Table of Contents

Objects and Classes


Object-oriented programming (OOP), is a programming paradigm that uses the concept of objects. These objects may contain data in the form fields or code in the form procedures. One of the most important features of objects is the ability of their procedures to access and modify the data fields associated with them (objects have a notion or “this” or “self”. There are many OOP languages. However, the most common are class-based. This means that an object’s procedures can access and often modify the data fields of the object with which they are associated (objects have a notion of “this” or “self”).


We have so far focused on procedural programming. Structured programming is a way to organize the steps of a procedure (routines or subroutines or functions). A procedure can be called at any stage of a program’s execution by another procedure or it self. Procedural programming focuses on breaking down programming tasks into data structures and variables. [2] It is easier to create small programs and scripts using a simple procedural approach.

Instead, object-oriented programming breaks down a programming task in objects that expose behavior (methods), data (members and attributes) using interfaces. The main difference is that object-oriented programming bundles both procedural and object-oriented programming. This means that larger programs can benefit from more code isolation and data reuse.

Many objects and classes are designed to be able to represent real-world objects. As an example, consider a door. Many doors are limited in functionality. Doors can be locked or unlocked, opened and closed. We might use procedural programming to create functions that open, close, lock and unlock doors, such as the following:

Object-oriented programming is a combination of code and data. Instead of having different functions that act on doors, we design them with methods that can operate on their own. Methods are something that an object can do and are usually defined using verbs. This is how an object-oriented door pseudocode might look:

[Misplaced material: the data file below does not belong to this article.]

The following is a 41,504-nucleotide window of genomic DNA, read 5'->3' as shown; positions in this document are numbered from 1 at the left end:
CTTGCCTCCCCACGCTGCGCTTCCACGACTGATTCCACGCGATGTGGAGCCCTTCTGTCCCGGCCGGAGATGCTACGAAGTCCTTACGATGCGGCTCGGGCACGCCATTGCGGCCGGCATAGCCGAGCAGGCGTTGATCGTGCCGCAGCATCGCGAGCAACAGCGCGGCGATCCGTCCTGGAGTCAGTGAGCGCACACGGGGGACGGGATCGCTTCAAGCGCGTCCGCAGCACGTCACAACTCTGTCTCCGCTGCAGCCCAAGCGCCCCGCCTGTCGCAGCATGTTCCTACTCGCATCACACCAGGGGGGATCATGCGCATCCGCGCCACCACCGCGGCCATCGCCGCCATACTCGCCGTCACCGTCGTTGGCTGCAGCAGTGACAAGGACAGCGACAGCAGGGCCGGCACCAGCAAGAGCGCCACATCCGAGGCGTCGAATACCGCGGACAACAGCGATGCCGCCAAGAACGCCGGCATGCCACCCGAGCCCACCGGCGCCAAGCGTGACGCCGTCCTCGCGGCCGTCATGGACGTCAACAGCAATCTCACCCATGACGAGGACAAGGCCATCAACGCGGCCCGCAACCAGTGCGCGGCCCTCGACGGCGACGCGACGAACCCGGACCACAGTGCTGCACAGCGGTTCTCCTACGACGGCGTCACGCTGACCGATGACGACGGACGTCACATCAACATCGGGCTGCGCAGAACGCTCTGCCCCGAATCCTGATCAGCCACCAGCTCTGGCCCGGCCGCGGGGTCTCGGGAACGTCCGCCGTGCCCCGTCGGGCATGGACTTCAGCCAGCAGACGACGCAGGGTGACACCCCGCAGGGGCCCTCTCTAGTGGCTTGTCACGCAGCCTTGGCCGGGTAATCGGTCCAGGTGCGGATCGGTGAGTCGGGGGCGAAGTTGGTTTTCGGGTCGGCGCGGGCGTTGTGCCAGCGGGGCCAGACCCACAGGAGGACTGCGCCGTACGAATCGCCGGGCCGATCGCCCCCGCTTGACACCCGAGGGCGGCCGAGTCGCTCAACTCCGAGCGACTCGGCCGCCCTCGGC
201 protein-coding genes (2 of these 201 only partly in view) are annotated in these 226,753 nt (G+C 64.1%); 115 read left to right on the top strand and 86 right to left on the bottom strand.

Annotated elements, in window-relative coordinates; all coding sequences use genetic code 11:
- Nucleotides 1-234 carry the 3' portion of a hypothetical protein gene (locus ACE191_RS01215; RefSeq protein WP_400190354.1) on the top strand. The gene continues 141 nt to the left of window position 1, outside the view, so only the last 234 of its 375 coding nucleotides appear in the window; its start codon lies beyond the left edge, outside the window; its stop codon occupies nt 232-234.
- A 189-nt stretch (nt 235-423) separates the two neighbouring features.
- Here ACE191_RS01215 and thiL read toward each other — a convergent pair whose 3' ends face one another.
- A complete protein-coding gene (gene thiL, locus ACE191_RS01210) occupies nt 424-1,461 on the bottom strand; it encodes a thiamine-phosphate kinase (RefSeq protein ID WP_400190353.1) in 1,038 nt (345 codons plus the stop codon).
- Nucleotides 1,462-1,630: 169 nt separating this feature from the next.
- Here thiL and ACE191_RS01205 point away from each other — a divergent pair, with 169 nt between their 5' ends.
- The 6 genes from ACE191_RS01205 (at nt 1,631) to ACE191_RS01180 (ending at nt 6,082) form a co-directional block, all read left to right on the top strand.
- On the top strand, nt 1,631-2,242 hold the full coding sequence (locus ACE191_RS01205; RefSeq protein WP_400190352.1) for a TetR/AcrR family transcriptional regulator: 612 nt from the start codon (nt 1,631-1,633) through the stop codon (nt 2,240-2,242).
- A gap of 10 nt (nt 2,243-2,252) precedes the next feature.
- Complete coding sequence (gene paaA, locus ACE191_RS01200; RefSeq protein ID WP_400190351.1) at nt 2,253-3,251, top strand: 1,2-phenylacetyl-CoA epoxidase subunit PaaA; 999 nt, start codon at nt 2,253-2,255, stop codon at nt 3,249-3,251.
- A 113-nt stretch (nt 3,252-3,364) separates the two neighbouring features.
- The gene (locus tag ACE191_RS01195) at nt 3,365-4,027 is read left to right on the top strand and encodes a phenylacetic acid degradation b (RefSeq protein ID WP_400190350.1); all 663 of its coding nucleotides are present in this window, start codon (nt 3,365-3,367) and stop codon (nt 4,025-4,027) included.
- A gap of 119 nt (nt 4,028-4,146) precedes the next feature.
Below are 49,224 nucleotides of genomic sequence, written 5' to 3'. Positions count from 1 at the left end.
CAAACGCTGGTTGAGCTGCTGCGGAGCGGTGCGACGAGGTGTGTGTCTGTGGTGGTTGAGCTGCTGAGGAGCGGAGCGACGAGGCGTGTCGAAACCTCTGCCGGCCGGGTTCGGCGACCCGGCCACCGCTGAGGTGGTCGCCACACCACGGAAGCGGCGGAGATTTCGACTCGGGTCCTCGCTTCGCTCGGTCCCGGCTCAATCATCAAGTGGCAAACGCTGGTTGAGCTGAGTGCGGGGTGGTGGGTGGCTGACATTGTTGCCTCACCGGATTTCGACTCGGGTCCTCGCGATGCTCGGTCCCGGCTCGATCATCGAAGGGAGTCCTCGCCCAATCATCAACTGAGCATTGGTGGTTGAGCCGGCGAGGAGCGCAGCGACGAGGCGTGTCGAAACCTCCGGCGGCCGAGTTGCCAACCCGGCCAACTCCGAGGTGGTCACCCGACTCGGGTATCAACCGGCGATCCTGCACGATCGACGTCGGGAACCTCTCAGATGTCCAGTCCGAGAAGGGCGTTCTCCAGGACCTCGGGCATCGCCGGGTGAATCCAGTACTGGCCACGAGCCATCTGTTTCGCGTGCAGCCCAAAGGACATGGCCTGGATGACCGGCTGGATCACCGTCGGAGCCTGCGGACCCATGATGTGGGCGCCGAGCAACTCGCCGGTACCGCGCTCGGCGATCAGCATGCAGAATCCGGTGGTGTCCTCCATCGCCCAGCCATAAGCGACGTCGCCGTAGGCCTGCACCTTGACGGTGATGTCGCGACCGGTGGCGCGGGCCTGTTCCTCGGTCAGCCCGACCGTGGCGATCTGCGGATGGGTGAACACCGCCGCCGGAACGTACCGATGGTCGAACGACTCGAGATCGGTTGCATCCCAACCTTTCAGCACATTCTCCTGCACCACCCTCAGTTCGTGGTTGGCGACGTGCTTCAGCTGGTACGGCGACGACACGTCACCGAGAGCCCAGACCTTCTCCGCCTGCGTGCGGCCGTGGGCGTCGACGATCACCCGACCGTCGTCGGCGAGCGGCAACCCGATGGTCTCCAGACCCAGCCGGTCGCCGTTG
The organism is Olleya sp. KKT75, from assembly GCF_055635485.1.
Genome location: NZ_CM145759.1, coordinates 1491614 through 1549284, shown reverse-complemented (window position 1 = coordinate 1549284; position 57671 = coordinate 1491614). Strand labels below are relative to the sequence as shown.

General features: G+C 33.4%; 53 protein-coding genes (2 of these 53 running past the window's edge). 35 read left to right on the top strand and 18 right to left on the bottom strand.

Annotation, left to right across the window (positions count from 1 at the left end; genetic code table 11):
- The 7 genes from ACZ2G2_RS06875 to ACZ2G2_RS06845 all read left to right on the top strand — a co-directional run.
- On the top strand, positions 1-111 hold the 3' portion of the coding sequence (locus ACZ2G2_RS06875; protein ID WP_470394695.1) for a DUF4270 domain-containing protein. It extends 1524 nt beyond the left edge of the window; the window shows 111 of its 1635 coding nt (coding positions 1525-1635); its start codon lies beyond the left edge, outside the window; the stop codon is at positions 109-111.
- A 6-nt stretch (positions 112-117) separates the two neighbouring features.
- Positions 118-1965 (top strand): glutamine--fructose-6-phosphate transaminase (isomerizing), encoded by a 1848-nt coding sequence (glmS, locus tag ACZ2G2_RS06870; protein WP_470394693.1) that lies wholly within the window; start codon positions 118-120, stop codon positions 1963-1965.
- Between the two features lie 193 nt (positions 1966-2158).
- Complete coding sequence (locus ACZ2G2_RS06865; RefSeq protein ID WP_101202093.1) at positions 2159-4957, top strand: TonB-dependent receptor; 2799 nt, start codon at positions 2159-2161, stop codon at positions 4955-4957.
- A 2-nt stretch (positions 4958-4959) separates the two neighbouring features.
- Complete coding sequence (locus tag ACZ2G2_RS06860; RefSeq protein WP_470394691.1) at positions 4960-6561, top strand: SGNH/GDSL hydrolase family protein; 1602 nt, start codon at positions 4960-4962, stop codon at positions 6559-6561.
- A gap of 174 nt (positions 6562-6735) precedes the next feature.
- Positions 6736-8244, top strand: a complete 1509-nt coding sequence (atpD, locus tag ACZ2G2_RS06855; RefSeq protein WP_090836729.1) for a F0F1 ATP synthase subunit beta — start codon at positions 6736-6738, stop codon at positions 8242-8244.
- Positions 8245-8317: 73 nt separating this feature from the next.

Attributes are what an object can be or have. These attributes are usually defined with nouns and adjectives. Some examples of door attributes include:

A door class is created when we create code to define a generic opening. A door class would include all the possible methods and attributes that a door could have. The class would be used to create objects (instances) that could represent specific doors such as a door in a room, a door in the front, back, or side of a house or a door in a car.

Key Terms

A specification that describes a property of an object.
An extensible program-code-template for creating objects, providing initial values for state (member variables) and implementations of behavior (member functions or methods).[5]
For example
:Concrete occurrence of an object. [6]
A specification that describes a procedure or behavior for an object. [7]
An example of a class in which the object can be a combination variable, function, or data structure. [8]


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